Remember warchalking? Circa 2002, hackers used to ride around looking for unsecured corporate wi-fi signals. When they found one, they'd use chalk to mark the location with special graffiti that said, in effect, "Hey, look! Free wi-fi here!"
That's pretty much what the crooks who stole 40 million credit card numbers did. Just without the chalk. Or the charm.
There really was something charming about warchalkers. They didn't hide their wi-fi hunting; they advertised it. For savvy IT people, that made security a little easier. A warchalker's mark was a clear warning that someone had smuggled in an unauthorised wi-fi access point. Finding and dealing with it was easy, once we knew it was there. In that respect, warchalking was practically a public service.
That's certainly not how anyone would describe the work of the identity thieves whose indictments were announced earlier this month in Boston, San Diego and New York. These were the guys allegedly behind huge data thefts at TJX, OfficeMax, Barnes & Noble and other retailers.
According to prosecutors, the thieves hacked their way into company networks, installed network-sniffing software and transferred large quantities of credit card information to their own servers. They sold some numbers and used others to manufacture fake cards of their own, which they used at ATMs to steal thousands of dollars at a time.
Understand, these are professional criminals with professional-grade tools and technical knowledge. Once they found an opening, they used custom software to capture credit card numbers and a well-organised international network of contacts to sell them.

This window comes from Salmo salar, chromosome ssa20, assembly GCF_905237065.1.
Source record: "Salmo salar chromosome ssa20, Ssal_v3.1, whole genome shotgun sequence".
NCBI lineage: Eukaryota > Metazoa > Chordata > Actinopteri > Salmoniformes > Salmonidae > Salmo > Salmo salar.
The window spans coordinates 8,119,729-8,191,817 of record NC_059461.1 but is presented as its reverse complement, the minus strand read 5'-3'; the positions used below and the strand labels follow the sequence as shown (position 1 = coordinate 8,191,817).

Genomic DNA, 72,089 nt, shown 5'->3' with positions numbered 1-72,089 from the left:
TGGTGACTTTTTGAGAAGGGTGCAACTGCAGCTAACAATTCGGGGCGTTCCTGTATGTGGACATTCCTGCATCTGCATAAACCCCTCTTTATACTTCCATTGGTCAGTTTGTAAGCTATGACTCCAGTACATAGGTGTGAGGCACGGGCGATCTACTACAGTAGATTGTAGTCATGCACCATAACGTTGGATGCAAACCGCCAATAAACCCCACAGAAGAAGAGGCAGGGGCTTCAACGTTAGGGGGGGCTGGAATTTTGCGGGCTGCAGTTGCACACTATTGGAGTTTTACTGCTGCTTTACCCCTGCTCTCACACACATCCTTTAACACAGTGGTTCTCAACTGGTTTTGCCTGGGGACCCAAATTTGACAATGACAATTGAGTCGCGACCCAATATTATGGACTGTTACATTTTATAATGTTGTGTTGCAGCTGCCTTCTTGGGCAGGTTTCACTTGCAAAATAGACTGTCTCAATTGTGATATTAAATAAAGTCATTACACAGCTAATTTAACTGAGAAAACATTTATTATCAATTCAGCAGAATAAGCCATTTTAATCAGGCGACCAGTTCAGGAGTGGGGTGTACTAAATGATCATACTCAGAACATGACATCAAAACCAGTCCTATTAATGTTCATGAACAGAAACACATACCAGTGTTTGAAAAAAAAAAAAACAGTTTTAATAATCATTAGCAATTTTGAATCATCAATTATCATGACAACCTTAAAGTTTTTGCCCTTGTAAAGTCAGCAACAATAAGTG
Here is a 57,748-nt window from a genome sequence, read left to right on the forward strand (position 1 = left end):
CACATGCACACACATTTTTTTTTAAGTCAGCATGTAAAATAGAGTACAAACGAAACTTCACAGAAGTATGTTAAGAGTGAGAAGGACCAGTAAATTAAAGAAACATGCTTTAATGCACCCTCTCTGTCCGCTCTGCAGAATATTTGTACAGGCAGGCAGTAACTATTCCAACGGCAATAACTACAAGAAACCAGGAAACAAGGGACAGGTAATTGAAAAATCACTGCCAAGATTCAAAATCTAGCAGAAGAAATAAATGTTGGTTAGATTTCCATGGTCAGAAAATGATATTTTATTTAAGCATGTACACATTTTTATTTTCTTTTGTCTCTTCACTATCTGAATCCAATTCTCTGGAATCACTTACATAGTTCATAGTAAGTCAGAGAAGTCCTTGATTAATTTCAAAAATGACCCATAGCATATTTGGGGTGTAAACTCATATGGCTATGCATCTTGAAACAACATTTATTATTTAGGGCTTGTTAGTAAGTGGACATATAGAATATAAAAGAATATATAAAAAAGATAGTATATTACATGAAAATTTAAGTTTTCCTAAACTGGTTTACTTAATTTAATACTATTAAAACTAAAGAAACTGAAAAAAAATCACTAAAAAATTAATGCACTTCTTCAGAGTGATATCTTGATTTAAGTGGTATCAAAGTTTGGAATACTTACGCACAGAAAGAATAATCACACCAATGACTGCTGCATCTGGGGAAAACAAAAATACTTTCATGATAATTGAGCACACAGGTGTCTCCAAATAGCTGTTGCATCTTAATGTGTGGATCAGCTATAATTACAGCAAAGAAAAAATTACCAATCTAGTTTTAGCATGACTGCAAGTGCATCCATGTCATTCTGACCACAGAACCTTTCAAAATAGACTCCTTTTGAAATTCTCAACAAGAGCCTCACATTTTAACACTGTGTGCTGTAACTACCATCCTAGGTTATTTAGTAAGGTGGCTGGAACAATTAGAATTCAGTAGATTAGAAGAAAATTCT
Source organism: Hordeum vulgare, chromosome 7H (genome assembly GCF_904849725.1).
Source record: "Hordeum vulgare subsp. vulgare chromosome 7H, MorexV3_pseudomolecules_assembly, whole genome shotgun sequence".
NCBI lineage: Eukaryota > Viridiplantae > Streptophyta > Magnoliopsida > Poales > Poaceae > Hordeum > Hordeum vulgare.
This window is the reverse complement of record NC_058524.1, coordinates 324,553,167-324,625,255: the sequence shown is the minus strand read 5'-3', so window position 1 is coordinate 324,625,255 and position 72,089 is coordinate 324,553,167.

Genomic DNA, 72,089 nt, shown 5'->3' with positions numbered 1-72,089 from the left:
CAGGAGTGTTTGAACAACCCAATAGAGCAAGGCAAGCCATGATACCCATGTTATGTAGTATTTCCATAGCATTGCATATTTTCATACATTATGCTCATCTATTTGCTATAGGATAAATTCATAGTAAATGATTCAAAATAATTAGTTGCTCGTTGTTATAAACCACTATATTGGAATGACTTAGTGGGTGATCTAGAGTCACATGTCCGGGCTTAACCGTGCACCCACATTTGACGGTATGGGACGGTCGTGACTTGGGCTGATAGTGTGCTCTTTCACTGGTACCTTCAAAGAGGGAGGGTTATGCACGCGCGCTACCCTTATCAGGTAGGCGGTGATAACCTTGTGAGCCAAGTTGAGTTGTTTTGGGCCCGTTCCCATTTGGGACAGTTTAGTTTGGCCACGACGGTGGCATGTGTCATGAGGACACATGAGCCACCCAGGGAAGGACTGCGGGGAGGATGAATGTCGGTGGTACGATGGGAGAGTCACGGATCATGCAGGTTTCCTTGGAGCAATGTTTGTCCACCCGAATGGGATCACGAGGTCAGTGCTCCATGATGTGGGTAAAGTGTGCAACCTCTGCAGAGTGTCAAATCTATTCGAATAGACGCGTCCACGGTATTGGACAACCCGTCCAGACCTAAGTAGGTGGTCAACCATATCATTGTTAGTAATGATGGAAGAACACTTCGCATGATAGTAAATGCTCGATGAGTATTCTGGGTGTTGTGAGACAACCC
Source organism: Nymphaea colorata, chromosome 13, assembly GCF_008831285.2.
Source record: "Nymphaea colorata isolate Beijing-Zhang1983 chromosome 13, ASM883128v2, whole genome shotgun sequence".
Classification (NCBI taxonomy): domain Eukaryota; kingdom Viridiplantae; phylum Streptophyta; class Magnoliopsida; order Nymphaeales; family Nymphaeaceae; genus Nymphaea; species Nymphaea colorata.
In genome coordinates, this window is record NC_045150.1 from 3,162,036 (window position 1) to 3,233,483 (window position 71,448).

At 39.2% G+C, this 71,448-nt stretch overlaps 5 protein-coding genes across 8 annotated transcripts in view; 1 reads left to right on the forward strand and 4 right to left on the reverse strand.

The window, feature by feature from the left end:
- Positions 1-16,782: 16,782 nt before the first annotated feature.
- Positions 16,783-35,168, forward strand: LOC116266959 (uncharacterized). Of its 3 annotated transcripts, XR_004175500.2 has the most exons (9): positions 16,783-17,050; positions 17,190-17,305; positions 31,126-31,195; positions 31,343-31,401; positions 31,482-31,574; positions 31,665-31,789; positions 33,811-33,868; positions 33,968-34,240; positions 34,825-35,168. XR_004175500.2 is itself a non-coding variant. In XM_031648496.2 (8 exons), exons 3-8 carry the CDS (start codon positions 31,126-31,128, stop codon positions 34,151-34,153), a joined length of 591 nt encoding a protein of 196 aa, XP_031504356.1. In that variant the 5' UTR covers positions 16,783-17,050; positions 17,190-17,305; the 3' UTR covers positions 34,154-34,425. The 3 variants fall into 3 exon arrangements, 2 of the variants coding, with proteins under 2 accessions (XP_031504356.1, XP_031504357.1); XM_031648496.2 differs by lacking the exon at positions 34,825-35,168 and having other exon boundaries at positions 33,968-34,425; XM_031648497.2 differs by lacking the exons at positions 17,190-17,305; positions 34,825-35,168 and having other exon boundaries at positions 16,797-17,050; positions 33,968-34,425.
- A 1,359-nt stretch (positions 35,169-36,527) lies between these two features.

But each theft reportedly began the same way: with the thieves driving around, looking for unsecured wi-fi signals.
In 2003, they found one at a BJ's Wholesale Club. In 2004, an OfficeMax. In 2005, a Marshalls department store, which gave them access to the mother lode: Marshalls' corporate parent, TJX.
Along the way, the thieves also found their way into Barnes & Noble, Sports Authority, Boston Market and other chains. The crooks' total haul is estimated conservatively to be in the tens of millions of dollars.
And none of it would have been possible without unsecured wi-fi access points.
That means we've got our work cut out for us.
Sure, this ring of identity thieves has been identified. But what they did, other crooks can do.
There's still unsecured wi-fi connected to most corporate networks. The situation is worst for companies like restaurants and retailers, which have lots of sites and not enough IT people to staff them all. But anywhere there's a network port where a user can plug in a cheap, store-bought access point, there's a potential problem.
It's time to start scouring our networks for those devices again. And the way to do it is the same way hackers and crooks would: by wandering around offices and especially remote sites, looking for unsecured, unauthorized, at-risk wi-fi signals.
Maybe it seems like an awfully weak reaction to a huge threat. But in practice, unsecured wi-fi hot spots are likely the biggest holes in our security perimeter. And now we know from experience — the experience of TJX, BJ's, OfficeMax and all the rest — just how much of a risk they represent.
After all, that's how the crooks got in.
There's unsecured wi-fi out there. Last time around, the warchalkers gave us warning.
This time, we'll have to handle it on our own.